Konny Kon: Interview


I first heard Konny Kon on the Microdisiacs track Time You Knew, back in 2001. In fact him and Cappo were two of the first MCs I heard rapping with regional accents, which changed a lot for me. Since then I’ve seen him survive in a scene saturated with MCs, until he found a new direction a few years ago with Children of Zeus. I spoke with him about a few things, including the early days, how Children of Zeus came to be and why the Manchester scene is so strong.

G: You’ve been involved in a lot of different areas of the UK scene over the years. For those who might not know your history, can you give us a quick breakdown of your career to date?

K: Okay, I have been writing rhymes since I was in primary school and at some point started buying records for instrumentals to rhyme over.
I recorded my first record about 98/99 as part of a group called Microdisiacs (also with a guy called Real Deal, who went on to be Strategy who now works with Dub Phizix), but we can skip quickly past that bit because we were really shit.
That dissolved and I went solo and did a few records with Cappo, P Brothers and Evil Ed, started DJing a bit more and did a lot of the big hip hop shows in Manchester.
Meanwhile Strategy started a group with DRS – who was well known as a drum n bass MC for LTJ Bukem – called Broke’N’English. At some point they reluctantly made me their DJ. I rhymed on a few records and helped with the first mixtape with beats and samples, but I mostly just did the live shows which we seemed to do constantly. At the time there wasn’t many acts doing anything productive in Manchester, so we got all the support slots for every big US rappers and soon ended up with a reputation for a heavy live show, which ended up taking us round the world.
One of the shows in France in about 2004, there was another group from Manchester playing with an MC called Hoodman. We both really rated each other and stayed in contact.
We did pirate radio and also 1xtra shows, which got us a bit more popular, but eventually the Broke’N’English music making kind of died down and at the same time DRS and Strats started being heavyweight MC’s in the dnb world. I just kind of drifted off as life took over and did the odd track on my own.

G: You’ve known Tyler a long time but how did the Children of Zeus project eventually come about?

K: The guy called Hoodman who I met in France, later went on to be called by the name his mum gave him, Tyler Daley.
When we got back from France I ended up going to his house to make some music and he played me all his hardest beats. But after a while of me ice grilling every beat, he played a soulful beat he had made and I said yo that’s the one!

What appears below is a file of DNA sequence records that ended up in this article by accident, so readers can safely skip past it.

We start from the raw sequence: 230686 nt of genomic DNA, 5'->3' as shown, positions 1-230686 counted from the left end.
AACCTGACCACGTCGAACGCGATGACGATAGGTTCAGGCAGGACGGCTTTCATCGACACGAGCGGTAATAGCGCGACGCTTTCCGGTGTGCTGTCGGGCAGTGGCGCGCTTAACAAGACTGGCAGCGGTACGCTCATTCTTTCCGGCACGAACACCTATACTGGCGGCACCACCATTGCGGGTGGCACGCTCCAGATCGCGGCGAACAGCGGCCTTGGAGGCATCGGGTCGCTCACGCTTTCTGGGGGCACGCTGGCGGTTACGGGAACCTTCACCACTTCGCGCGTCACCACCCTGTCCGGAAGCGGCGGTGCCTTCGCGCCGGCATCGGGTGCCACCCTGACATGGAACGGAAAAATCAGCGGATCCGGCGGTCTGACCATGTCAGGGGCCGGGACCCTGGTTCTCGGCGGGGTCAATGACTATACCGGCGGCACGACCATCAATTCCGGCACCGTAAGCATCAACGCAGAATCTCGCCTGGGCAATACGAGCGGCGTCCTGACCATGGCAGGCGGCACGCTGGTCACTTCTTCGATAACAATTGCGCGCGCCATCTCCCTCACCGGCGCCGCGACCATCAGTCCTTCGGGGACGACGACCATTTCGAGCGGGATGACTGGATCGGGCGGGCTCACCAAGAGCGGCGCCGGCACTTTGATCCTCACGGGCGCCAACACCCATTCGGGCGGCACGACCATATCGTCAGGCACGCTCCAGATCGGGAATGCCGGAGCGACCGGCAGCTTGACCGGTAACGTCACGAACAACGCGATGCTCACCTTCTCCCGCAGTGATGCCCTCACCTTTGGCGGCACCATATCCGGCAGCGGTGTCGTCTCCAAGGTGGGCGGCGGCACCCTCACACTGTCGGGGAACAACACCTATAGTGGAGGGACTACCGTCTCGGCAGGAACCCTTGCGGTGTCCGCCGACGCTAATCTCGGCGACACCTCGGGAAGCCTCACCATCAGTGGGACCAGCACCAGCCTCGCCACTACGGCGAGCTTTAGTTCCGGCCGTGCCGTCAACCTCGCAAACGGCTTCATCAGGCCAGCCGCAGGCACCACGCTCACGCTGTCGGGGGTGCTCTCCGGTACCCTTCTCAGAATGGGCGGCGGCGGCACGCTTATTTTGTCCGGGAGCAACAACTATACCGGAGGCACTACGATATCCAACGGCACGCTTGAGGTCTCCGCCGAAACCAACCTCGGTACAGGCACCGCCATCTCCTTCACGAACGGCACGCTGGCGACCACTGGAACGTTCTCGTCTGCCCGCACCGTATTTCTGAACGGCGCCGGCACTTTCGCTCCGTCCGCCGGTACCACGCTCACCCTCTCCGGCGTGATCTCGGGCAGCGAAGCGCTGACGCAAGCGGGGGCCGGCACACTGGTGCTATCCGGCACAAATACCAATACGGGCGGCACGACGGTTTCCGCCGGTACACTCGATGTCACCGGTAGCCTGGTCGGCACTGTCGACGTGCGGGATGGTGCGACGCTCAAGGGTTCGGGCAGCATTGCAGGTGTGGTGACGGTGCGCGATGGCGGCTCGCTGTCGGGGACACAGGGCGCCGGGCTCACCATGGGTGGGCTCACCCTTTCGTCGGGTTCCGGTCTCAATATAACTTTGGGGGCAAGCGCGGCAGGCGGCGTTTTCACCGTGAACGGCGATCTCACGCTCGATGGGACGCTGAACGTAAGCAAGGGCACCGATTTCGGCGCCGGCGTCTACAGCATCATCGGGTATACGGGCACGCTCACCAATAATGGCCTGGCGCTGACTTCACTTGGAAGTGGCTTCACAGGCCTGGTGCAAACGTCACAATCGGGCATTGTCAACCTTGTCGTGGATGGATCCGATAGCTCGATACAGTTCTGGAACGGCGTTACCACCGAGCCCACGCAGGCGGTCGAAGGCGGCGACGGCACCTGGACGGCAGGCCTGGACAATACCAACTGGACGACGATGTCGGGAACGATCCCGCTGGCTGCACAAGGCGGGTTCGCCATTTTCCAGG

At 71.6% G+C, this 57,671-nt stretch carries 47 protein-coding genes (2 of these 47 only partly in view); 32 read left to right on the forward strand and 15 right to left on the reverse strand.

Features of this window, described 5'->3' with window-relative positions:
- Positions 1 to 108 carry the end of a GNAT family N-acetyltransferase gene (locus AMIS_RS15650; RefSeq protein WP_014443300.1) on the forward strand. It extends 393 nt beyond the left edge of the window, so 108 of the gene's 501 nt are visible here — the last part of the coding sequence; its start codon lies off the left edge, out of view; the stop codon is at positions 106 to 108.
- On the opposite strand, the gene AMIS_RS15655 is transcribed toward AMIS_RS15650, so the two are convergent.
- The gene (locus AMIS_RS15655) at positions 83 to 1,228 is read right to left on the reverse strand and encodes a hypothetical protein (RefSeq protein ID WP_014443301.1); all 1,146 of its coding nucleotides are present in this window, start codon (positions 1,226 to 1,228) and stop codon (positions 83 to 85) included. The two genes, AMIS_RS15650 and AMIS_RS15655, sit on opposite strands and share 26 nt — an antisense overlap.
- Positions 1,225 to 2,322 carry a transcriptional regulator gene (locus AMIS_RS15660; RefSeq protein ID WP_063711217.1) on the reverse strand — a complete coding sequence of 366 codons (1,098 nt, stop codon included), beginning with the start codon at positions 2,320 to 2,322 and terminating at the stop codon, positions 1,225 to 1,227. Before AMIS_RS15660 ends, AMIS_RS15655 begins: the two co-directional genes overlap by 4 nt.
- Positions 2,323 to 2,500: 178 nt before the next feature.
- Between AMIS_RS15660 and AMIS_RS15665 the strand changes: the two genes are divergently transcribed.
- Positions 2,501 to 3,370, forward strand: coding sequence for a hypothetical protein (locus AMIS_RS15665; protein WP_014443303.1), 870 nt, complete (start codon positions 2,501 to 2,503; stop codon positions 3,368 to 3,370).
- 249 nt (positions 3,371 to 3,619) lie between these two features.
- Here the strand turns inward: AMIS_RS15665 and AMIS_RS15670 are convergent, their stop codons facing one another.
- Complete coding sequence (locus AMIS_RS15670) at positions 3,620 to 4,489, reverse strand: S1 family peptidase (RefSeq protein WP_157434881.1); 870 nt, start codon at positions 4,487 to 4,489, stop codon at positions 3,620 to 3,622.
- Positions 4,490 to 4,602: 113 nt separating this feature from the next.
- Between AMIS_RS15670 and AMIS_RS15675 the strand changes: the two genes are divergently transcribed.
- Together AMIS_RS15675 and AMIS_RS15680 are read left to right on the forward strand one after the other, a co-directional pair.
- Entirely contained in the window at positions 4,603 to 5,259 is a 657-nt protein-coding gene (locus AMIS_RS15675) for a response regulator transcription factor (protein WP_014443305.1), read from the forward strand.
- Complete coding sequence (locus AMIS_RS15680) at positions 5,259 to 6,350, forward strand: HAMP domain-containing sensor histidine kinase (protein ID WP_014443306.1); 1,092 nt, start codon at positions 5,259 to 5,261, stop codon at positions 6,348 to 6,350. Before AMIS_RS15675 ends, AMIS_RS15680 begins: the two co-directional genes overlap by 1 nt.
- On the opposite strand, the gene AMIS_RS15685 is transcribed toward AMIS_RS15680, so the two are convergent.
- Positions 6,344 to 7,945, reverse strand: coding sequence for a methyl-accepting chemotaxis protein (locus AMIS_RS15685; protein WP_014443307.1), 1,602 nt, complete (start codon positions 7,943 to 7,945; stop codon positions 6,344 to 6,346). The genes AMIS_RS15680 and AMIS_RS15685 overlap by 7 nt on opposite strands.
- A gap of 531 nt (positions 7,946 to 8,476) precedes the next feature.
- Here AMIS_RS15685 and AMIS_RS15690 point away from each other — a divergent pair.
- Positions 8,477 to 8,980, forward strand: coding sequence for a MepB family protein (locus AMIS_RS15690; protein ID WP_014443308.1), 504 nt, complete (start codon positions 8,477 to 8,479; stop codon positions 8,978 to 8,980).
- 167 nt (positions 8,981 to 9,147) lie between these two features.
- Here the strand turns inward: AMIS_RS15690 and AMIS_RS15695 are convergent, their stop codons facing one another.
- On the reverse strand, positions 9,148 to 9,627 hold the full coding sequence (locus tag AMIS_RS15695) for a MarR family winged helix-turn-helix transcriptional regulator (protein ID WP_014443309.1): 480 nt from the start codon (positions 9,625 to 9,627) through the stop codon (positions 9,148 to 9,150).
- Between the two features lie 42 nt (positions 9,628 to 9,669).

I think he was a bit shocked, but we then got into a whole conversation of all the soul and R&B music we both grew up listening to on pirate radio.
We rapped on that beat and Tyler also sang on the chorus.
Few years later, I wasn’t doing anything and Tyler shouted me to produce an EP for me. He also played me a track called Still Standing that he did. I loved it and put a verse on it.
We recorded a few more with Tyler doing hooks and us both rapping, but I told him I think we should do more with him singing because no one from round here was doing anything like that at the time.
Bass music, D&B, grime and anything 140bpm had taken over Manchester and a lot of MCs, producers and DJs from our city were really making a mark across the world and hip hop and soul music were pretty dead, so we
just decided we were gonna work on a soulful project to go against the grain and it became Children of Zeus, which is where we’re at today.

G: Manchester, like Bristol, is a good example of a city where artists across different genres work together. Why do you think places like London seem to struggle to reach that level of unity?

K: I can’t speak on London or anywhere else, but I think a lot of what’s ended up being the Manchester scene today came from Broke’N’English starting a label called Estate Recordings, which brought together a whole crew of musical dons. Some were older, some were younger, so with the more experienced guys they brought through traditional hip hop or drum n bass. The younger guys grew up MCing on garage and grime. Then it all started merging musically, but the label didn’t really go anywhere. The small crew grew and other branches of the tree formed from everyone bringing in next MCs and producers.